The rising trend of ESG investing has also created an increased focus on the environmental impact of various companies. However, Bradley feels that there needs to be a clear differentiation for ESG to have a tangible impact on companies and communities alike.
“I think people are using the term too casually. People think it’s a nice thing, so they call themselves ESG companies. Hence, they have access to grants, funding, etc. Over time there must be a very clear definition of companies and activities that qualify as ESG sectors,” says Bradley.
Bradley definitely considers waste management as an ESG qualifier, but the lines begin to blur with other companies that may support this sector.
“If you are a software company that has software that is used by a waste management company, do you qualify as an ESG company? These are the grey lines. The emerging trend of ESG will eventually drive change itself. When a lot of people come into the sector, it will drive differentiation. Differentiation is important to tell the good from the bad,” adds Bradley.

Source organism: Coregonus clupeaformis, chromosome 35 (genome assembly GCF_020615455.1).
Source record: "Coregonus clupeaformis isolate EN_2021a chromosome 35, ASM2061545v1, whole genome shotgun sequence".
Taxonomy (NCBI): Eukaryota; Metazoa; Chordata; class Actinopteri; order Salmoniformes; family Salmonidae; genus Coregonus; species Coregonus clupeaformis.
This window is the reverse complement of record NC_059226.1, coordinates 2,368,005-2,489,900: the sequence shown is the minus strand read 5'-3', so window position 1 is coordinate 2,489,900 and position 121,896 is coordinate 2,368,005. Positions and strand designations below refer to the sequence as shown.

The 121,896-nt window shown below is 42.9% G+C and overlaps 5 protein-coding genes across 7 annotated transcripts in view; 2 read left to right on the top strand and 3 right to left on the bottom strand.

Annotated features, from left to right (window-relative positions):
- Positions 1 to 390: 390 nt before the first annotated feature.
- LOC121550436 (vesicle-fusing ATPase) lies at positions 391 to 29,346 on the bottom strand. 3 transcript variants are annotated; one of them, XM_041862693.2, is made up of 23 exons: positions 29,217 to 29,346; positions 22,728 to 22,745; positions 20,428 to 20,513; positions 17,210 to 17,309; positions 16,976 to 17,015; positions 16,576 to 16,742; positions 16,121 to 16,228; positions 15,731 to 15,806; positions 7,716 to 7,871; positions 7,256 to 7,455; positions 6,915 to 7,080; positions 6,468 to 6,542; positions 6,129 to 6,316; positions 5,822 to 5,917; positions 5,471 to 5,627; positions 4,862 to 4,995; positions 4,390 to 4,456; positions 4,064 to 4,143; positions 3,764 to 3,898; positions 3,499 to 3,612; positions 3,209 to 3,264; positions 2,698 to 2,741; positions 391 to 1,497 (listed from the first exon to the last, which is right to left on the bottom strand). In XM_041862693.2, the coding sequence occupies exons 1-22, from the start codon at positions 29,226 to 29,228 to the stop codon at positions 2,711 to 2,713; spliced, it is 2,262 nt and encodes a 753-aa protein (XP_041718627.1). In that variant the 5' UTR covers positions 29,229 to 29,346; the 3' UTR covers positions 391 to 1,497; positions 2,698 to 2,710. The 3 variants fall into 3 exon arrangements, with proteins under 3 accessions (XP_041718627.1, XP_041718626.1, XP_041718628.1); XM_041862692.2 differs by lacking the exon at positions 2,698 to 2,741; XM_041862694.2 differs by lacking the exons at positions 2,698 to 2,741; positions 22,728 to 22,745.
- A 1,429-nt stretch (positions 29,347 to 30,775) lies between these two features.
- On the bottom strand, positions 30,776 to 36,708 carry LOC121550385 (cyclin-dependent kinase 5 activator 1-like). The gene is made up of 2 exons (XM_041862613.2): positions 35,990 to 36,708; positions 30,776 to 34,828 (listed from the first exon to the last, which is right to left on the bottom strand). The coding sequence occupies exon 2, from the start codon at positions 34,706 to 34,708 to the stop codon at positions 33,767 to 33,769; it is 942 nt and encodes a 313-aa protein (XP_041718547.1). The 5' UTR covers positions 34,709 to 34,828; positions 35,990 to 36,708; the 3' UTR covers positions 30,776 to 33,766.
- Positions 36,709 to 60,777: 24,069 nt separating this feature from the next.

Forcible external intervention, in Bradley’s opinion, may not be needed for this differentiation to happen. He believes that the natural order of things will be enough in itself to sort the demarcation that the sector needs.
“I think because ESG is so attractive, there a lot of people coming in. Naturally, there will be some ‘Darwinism Theory’ that will create the differentiation,” says Bradley with a smile.
Given the number of roles Bradley handles, he is constantly on the move. At the time of this conversation, Bradley was in Malaysia and preparing to fly out to London soon. However, Bradley ensures that he spends time unwinding, and doing things that he loves the most.
“I just like to chill out with my family. Spending time with my family and our kids is mostly how I unwind apart from reading,” says Bradley. An avid golfer, Bradley also likes to spend time at the golf course, improving his scores to near the master level.